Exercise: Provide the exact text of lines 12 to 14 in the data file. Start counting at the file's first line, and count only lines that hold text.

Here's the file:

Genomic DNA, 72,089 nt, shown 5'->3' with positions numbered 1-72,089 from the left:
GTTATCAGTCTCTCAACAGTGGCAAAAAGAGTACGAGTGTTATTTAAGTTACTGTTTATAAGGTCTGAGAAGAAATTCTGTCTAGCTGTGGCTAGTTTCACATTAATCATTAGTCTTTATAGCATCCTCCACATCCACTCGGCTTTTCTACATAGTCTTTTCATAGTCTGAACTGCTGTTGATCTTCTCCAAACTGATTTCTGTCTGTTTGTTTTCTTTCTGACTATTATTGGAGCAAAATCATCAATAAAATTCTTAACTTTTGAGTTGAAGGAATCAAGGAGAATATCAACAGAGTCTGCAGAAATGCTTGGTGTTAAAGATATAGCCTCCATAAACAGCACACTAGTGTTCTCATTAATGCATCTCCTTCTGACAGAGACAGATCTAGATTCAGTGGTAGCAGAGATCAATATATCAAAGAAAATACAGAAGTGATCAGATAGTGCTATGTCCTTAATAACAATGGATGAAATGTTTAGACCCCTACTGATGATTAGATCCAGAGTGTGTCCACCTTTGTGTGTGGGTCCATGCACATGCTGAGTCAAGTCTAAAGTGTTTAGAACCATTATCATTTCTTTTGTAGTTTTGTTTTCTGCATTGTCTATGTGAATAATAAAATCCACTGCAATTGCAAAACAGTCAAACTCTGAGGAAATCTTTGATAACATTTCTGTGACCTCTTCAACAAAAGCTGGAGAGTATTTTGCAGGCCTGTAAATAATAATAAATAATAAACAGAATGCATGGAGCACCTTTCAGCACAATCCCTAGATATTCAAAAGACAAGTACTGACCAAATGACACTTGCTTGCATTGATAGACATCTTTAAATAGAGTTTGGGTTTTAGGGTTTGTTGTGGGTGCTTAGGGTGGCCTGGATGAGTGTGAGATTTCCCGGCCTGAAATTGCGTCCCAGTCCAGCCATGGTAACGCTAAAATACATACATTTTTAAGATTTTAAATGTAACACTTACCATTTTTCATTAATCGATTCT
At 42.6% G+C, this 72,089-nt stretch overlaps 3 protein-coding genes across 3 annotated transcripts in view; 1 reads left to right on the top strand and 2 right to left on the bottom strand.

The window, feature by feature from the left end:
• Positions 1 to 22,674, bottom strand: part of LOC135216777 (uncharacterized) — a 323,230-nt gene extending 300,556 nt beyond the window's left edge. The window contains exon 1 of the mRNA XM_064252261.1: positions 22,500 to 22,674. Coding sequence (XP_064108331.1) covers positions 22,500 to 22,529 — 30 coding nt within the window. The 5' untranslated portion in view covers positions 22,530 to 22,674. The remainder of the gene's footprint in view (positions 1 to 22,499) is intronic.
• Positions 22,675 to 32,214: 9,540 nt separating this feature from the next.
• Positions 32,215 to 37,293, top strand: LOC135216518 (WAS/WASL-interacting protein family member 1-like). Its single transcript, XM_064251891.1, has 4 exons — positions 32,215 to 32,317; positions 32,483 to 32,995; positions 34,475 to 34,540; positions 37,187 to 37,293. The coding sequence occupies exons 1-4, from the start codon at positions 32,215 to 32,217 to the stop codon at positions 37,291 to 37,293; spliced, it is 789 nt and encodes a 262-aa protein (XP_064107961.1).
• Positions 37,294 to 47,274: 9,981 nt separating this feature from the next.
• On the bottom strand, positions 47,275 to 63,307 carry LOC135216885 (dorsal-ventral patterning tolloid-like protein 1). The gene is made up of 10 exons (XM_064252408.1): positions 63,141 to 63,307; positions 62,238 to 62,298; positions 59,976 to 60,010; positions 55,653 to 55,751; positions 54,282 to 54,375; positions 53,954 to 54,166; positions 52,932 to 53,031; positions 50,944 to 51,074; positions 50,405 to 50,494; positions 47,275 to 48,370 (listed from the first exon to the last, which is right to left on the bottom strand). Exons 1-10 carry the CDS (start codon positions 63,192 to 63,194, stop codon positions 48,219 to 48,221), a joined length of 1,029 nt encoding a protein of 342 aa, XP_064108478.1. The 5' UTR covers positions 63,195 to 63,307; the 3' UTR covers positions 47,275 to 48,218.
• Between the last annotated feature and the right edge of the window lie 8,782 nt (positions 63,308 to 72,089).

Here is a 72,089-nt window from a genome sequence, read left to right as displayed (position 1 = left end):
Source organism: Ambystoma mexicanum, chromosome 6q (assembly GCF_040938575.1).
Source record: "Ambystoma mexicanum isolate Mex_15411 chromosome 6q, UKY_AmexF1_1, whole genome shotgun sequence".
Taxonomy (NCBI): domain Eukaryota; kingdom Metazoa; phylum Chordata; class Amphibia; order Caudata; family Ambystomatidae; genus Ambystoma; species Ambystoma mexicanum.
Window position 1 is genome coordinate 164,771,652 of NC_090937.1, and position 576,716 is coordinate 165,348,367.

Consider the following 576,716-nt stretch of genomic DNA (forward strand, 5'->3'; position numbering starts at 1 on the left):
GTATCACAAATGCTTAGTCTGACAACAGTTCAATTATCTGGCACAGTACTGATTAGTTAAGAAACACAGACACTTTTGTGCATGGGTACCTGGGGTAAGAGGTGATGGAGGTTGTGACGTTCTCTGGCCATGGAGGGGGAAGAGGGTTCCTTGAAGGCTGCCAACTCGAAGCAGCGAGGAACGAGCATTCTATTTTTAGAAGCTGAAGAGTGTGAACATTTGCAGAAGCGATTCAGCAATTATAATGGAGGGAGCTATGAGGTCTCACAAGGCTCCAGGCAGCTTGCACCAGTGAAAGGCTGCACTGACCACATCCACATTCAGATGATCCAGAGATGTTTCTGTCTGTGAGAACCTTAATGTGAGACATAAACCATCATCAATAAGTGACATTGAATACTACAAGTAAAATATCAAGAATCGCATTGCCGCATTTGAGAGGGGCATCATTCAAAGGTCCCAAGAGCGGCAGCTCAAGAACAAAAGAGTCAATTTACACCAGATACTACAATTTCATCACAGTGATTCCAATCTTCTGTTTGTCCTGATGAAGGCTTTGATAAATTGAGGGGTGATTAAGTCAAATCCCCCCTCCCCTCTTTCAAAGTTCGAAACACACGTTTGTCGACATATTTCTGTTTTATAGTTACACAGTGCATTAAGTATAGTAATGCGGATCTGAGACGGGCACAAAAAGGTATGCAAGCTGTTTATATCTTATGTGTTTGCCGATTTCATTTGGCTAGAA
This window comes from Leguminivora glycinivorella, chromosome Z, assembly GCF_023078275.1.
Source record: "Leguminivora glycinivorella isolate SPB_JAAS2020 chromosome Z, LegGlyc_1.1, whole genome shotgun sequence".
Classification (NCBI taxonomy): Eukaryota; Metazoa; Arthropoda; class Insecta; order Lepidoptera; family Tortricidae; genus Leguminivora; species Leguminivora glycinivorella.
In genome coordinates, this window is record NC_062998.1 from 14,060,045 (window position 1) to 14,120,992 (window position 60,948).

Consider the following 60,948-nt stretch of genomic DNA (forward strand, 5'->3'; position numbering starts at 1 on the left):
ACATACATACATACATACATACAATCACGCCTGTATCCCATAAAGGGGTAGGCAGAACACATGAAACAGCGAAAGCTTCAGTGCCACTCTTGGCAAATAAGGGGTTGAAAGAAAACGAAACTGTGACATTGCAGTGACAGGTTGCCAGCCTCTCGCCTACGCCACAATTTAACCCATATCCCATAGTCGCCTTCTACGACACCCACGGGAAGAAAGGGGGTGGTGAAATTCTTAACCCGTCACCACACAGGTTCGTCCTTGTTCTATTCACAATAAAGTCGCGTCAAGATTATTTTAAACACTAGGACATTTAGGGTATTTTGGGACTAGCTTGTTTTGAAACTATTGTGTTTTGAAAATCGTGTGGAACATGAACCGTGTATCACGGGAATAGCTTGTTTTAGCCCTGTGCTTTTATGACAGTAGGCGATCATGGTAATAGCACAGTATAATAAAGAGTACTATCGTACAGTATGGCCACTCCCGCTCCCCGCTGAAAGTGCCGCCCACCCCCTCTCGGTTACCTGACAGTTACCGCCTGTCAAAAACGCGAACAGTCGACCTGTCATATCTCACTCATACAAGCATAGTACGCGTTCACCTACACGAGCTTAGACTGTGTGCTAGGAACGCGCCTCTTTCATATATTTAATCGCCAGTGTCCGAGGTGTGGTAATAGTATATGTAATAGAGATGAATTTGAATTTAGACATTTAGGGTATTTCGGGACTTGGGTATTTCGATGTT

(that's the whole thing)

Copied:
Source organism: Ambystoma mexicanum, chromosome 6q (assembly GCF_040938575.1).
Source record: "Ambystoma mexicanum isolate Mex_15411 chromosome 6q, UKY_AmexF1_1, whole genome shotgun sequence".
Taxonomy (NCBI): domain Eukaryota; kingdom Metazoa; phylum Chordata; class Amphibia; order Caudata; family Ambystomatidae; genus Ambystoma; species Ambystoma mexicanum.